The module descriptors for our undergraduate courses can be found below:

  • Four year Aeronautical Engineering degree (H401)
  • Four year Aeronautical Engineering with a Year Abroad stream (H410)

Students on our H420 programme follow the same programme as the H401 spending fourth year in industry.

The descriptors for all programmes are the same (including H411).


Flight Dynamics and Control

Module aims

The purpose of this module is to provide you with a working understanding of the concepts associated with the dynamics, stability and control of flight vehicles. Though both a review of the theoretical background and its practical application using the Department's Flight Simulation facility, the techniques available to predict and control the dynamic behaviour of aircraft are studied. 

Learning outcomes

On successfully completing this module, you should be able to:

1. appreciate the need for flying vehicles to demonstrate acceptable flying and handling qualities and manoeuvrability;  
2. derive the equations of motion for a flying vehicle utilising a system of body-fixed axes;
3. apply dynamical systems theory to non-linear dynamical systems to predict their response to perturbations about an equilibrium;
4. demonstrate understanding of how design parameters affect the vehicle's stability and control derivatives and its dynamical response;
5. apply standard flight testing techniques to characterise the dynamic modes of a fixed-wing aircraft;
6. develop and tune a simple closed-loop controller.

Module syllabus

Basic qualitative understanding of flight mechanics without equations.
Aircraft modelled as rigid body which rotates and translates in response to moments and forces applied to it.
Introduction of the body fixed coordinate system.
Rigid body evolution equations applied to aircraft by specifying that moments and forces acting on it arise from gravitational and aerodynamic forces.
Aircraft motions represented in state space; application of dynamical systems theory to aircraft equations of motions and derivation of their linearised form.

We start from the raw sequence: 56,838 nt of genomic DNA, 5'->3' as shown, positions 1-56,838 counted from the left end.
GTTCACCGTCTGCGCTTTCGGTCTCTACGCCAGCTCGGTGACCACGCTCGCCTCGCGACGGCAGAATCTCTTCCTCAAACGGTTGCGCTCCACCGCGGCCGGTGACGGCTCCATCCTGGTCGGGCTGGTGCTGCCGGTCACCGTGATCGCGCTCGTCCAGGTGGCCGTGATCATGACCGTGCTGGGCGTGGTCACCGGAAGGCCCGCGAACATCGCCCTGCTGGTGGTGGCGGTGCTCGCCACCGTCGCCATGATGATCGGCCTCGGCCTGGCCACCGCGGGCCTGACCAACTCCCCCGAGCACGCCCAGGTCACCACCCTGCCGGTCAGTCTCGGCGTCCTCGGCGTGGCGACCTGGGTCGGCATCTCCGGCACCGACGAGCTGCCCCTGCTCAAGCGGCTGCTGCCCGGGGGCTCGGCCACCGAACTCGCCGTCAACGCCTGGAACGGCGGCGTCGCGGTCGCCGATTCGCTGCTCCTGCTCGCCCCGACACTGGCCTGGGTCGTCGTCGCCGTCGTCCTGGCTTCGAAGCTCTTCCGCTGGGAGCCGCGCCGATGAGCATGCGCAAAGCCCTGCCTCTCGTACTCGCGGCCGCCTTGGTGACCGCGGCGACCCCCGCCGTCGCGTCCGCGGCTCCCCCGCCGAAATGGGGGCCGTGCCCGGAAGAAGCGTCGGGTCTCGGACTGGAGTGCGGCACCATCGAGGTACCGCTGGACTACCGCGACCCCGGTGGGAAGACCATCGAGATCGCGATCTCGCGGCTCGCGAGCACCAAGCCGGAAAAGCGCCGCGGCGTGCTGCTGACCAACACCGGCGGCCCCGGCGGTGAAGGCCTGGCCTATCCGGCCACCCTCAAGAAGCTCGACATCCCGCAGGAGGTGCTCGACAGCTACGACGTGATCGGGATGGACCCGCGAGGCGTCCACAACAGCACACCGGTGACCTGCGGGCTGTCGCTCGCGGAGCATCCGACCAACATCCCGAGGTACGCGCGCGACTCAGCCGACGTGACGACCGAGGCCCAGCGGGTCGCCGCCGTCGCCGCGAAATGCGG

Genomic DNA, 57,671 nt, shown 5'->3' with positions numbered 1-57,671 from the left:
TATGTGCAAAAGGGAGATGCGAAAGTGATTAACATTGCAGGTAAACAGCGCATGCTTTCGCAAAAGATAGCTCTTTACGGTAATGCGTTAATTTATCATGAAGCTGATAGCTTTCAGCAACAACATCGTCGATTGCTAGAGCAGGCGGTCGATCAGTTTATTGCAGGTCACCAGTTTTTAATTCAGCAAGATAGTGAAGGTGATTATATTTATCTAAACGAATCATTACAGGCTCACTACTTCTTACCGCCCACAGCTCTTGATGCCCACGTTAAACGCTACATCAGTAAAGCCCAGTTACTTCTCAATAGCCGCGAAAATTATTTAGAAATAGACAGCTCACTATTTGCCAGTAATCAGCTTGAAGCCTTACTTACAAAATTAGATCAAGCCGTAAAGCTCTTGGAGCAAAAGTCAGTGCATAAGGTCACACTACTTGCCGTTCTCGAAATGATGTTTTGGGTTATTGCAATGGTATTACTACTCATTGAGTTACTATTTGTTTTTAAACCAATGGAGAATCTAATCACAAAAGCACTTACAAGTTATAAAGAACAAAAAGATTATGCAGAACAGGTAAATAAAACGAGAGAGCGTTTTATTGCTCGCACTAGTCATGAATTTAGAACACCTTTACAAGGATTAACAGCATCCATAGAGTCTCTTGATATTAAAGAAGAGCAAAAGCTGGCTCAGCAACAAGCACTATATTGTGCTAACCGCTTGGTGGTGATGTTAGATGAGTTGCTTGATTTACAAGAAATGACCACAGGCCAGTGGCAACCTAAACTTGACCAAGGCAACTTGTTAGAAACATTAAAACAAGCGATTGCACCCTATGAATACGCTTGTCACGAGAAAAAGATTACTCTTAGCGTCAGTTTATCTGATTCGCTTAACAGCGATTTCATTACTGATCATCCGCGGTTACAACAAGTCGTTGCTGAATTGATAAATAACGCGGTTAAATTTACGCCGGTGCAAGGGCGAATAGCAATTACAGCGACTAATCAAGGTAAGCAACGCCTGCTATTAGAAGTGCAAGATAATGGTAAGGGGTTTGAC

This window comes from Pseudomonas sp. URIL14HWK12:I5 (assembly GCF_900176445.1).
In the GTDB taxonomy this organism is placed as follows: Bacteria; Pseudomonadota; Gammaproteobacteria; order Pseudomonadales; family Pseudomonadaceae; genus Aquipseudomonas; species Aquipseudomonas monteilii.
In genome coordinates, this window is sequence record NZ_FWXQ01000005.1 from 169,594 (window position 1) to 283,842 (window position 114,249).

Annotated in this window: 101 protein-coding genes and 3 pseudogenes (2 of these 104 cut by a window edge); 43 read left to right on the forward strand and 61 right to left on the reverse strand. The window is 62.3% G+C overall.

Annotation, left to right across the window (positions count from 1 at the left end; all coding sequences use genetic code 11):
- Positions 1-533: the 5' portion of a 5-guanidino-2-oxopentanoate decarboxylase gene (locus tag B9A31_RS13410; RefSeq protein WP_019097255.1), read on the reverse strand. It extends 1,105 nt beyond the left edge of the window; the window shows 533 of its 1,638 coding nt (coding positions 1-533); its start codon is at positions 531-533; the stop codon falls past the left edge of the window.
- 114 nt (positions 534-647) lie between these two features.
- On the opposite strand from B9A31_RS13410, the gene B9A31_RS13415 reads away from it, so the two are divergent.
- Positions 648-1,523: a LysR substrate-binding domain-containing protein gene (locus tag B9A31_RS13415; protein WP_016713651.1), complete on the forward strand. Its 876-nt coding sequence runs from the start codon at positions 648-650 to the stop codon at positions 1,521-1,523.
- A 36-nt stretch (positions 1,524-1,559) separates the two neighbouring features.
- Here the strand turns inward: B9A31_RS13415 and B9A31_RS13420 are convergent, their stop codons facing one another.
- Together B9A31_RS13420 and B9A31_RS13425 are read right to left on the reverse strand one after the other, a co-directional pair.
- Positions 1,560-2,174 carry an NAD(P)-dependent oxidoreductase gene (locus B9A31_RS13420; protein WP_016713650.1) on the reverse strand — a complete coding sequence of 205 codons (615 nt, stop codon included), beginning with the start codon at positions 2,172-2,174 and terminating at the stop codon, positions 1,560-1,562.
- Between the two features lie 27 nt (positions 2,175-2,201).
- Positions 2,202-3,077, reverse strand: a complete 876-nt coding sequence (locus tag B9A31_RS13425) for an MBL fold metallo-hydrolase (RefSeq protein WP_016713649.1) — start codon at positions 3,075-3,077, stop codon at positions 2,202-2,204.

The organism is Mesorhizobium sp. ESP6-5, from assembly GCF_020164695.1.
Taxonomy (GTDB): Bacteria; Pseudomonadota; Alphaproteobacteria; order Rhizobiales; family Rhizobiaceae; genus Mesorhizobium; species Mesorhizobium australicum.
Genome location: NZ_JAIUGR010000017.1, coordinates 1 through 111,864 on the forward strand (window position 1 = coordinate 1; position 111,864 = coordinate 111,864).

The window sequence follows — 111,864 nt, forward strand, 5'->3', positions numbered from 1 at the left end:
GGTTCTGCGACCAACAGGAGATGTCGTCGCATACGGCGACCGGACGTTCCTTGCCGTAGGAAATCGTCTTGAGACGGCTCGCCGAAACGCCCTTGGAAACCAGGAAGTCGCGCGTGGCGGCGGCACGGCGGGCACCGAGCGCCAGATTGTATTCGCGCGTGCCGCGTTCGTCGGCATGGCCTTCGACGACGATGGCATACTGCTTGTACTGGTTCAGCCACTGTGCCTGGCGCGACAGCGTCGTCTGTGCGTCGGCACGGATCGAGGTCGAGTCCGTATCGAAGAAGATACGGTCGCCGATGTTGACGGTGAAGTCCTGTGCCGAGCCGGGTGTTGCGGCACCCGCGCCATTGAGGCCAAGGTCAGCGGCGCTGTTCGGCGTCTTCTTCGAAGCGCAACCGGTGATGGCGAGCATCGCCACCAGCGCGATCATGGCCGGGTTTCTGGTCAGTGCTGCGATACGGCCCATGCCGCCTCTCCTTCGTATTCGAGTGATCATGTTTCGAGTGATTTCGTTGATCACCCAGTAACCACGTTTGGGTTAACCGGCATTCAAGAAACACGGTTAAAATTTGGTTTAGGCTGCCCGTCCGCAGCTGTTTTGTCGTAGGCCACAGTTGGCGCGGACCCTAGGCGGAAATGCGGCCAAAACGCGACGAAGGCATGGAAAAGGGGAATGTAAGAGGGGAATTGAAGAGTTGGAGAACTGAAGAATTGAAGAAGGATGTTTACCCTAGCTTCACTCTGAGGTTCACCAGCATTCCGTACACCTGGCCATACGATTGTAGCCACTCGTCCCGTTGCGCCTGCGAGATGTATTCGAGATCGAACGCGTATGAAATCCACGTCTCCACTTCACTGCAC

Stability derivatives as they appear from this linearised form and ways to model them.
Eigenvalue analysis of the linearised equations of aircraft motion and reduction of the state space of the aircraft into subspaces.
Derivation of several natural models of aircraft motion.
Open Loop control of an aircraft and derivation of control derivatives.
Introduction to closed-loop control strategies.

Teaching methods

The module will be delivered primarily through large-class lectures introducing the key concepts and methods, supported by a variety of delivery methods combining the traditional and the technological. The content is presented via a combination of slides, whiteboard and visualiser.

Learning will be reinforced through tutorial question sheets and laboratory exercises making use of the Department's Flight Simulation facility and featuring analytical, computational and experimental tasks representative of those carried out by practising engineers.  
Visualisation tools, allowing you to visualise the impact of design and operating parameters on the vehicle's dynamic response are further made available. 


This module presents opportunities both for formative and summative assessment. 
You will be formatively assessed through a number of progress tests and tutorial sessions.
Additional opportunities are provided for you to self-assess your learning via tutorial problem sheets.
Summative Assessment takes the form of a written exam at the end of the module as well as practical laboratory assessments and one written laboratory report.

Assessment type Assessment description Weighting Pass mark
Examination Written examination 75% 40%
Coursework Flight Simulation and Control laboratory 25% 40%
You will receive feedback both during the laboratory sessions and following the coursework submission.
You will receive feedback on examinations in the form of an examination feedback report on the performance of the entire cohort.
You will receive feedback on your performance whilst undertaking tutorial exercises, during which you will also receive instruction on the correct solution to tutorial problems.
Further individual feedback will be available to you on request via this module’s online feedback forum, through staff office hours and discussions with tutors. 

Reading list